A mortgage broker will be your best port of call when it comes to this, as not every mortgage lender out there will offer a mortgage to someone using the Shared Ownership Scheme. The amount you can borrow will usually depend on factors such as income and other fees included, such as rent.
Of course with any type of mortgage, there are pros and cons to having a Shared Ownership Mortgage. To look at this fairly, it’s worth noting as said above, that not all mortgage lenders will offer mortgages to applicants applying whilst using the Shared Ownership Scheme.
That said, there are still plenty of mortgage lenders out there, including ones we have on panel, that offer these types of mortgages. Furthermore, Shared Ownership Mortgages can offer a sense of stability in the long-term, with you becoming an owner and occupier at the same time.
Deposits can often be a concern for some home buyers, as saving for one can be difficult. Thankfully, deposits for Shared Ownership Mortgages are usually lower than open market purchases. Shared Ownership Mortgages also make mortgages more accessible to people on lower wages.
Whilst these positives are great, you would be paying 100% of the ground rent and service charges on your property, no matter how low of a share you have purchased. You can typically take part in something called “staircasing”, allowing you to buy more shares as time goes on, up until you hit 100%.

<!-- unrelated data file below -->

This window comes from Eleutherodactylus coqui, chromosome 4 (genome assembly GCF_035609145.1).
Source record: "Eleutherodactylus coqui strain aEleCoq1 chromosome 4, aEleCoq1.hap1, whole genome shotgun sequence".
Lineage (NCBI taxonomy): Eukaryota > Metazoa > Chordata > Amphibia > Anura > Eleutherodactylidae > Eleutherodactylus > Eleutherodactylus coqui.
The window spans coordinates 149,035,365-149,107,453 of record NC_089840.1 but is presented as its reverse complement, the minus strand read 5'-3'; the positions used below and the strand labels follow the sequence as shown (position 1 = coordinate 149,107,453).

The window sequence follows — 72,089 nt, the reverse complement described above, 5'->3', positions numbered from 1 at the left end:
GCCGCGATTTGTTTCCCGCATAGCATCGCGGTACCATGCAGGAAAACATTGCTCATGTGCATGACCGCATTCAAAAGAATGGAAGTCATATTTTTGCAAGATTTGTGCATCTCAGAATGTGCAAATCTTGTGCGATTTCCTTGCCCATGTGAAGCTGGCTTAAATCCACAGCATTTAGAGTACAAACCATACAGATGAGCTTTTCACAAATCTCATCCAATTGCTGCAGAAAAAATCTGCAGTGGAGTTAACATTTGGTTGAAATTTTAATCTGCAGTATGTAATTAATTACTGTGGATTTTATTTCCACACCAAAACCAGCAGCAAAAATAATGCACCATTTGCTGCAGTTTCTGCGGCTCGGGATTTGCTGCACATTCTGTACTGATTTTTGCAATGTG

When you do this, you will no longer have to pay rent, though your mortgage, ground rent and service charges still apply. Once your owned share exceeds 80%, you will have to pay Stamp Duty on the entire value of the property, though sometimes this land tax won’t apply to a first time purchase.
Even though Stamp Duty can be quite a costly addition to your other fees, your monthly mortgage payments can still be much cheaper than an outright mortgage. It can even be cheaper than privately renting a home.
Speaking of privately renting, you will have tenure security, unlike you would going private. So long as you are able to keep up your monthly mortgage payments, you will be able to remain within your home for the duration of your lease, which is typically between 99 and 125 years.